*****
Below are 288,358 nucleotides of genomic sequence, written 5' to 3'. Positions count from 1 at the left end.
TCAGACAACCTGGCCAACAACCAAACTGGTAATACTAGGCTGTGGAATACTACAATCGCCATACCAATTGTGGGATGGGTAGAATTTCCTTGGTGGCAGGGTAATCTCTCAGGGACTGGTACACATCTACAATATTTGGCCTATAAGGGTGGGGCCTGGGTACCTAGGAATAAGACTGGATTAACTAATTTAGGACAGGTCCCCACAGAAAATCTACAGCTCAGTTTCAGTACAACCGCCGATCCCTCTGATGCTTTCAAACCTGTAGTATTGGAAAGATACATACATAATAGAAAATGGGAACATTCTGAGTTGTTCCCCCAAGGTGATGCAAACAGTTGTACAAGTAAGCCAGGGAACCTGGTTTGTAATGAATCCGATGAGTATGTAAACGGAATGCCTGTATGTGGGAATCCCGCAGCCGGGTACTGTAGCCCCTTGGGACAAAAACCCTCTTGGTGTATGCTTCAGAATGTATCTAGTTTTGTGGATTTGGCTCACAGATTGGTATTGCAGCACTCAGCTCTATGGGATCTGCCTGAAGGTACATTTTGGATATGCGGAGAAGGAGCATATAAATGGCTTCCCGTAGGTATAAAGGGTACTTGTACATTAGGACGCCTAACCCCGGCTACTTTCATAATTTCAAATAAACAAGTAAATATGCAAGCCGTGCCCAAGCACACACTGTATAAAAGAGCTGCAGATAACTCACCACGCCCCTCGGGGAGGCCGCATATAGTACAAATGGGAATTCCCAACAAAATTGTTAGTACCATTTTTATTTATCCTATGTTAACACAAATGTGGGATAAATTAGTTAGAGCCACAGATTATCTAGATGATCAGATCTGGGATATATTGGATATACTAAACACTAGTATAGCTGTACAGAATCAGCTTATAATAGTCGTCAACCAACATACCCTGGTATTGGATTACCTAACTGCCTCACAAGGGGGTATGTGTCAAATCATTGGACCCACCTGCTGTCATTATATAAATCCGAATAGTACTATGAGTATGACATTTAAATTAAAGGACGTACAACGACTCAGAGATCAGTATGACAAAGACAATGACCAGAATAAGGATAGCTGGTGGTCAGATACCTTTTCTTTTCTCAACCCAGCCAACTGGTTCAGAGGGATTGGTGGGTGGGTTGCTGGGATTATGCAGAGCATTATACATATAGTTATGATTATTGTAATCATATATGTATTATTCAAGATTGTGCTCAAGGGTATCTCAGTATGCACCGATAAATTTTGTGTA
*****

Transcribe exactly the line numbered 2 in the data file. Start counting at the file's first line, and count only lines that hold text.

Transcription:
TCAGACAACCTGGCCAACAACCAAACTGGTAATACTAGGCTGTGGAATACTACAATCGCCATACCAATTGTGGGATGGGTAGAATTTCCTTGGTGGCAGGGTAATCTCTCAGGGACTGGTACACATCTACAATATTTGGCCTATAAGGGTGGGGCCTGGGTACCTAGGAATAAGACTGGATTAACTAATTTAGGACAGGTCCCCACAGAAAATCTACAGCTCAGTTTCAGTACAACCGCCGATCCCTCTGATGCTTTCAAACCTGTAGTATTGGAAAGATACATACATAATAGAAAATGGGAACATTCTGAGTTGTTCCCCCAAGGTGATGCAAACAGTTGTACAAGTAAGCCAGGGAACCTGGTTTGTAATGAATCCGATGAGTATGTAAACGGAATGCCTGTATGTGGGAATCCCGCAGCCGGGTACTGTAGCCCCTTGGGACAAAAACCCTCTTGGTGTATGCTTCAGAATGTATCTAGTTTTGTGGATTTGGCTCACAGATTGGTATTGCAGCACTCAGCTCTATGGGATCTGCCTGAAGGTACATTTTGGATATGCGGAGAAGGAGCATATAAATGGCTTCCCGTAGGTATAAAGGGTACTTGTACATTAGGACGCCTAACCCCGGCTACTTTCATAATTTCAAATAAACAAGTAAATATGCAAGCCGTGCCCAAGCACACACTGTATAAAAGAGCTGCAGATAACTCACCACGCCCCTCGGGGAGGCCGCATATAGTACAAATGGGAATTCCCAACAAAATTGTTAGTACCATTTTTATTTATCCTATGTTAACACAAATGTGGGATAAATTAGTTAGAGCCACAGATTATCTAGATGATCAGATCTGGGATATATTGGATATACTAAACACTAGTATAGCTGTACAGAATCAGCTTATAATAGTCGTCAACCAACATACCCTGGTATTGGATTACCTAACTGCCTCACAAGGGGGTATGTGTCAAATCATTGGACCCACCTGCTGTCATTATATAAATCCGAATAGTACTATGAGTATGACATTTAAATTAAAGGACGTACAACGACTCAGAGATCAGTATGACAAAGACAATGACCAGAATAAGGATAGCTGGTGGTCAGATACCTTTTCTTTTCTCAACCCAGCCAACTGGTTCAGAGGGATTGGTGGGTGGGTTGCTGGGATTATGCAGAGCATTATACATATAGTTATGATTATTGTAATCATATATGTATTATTCAAGATTGTGCTCAAGGGTATCTCAGTATGCACCGATAAATTTTGTGTA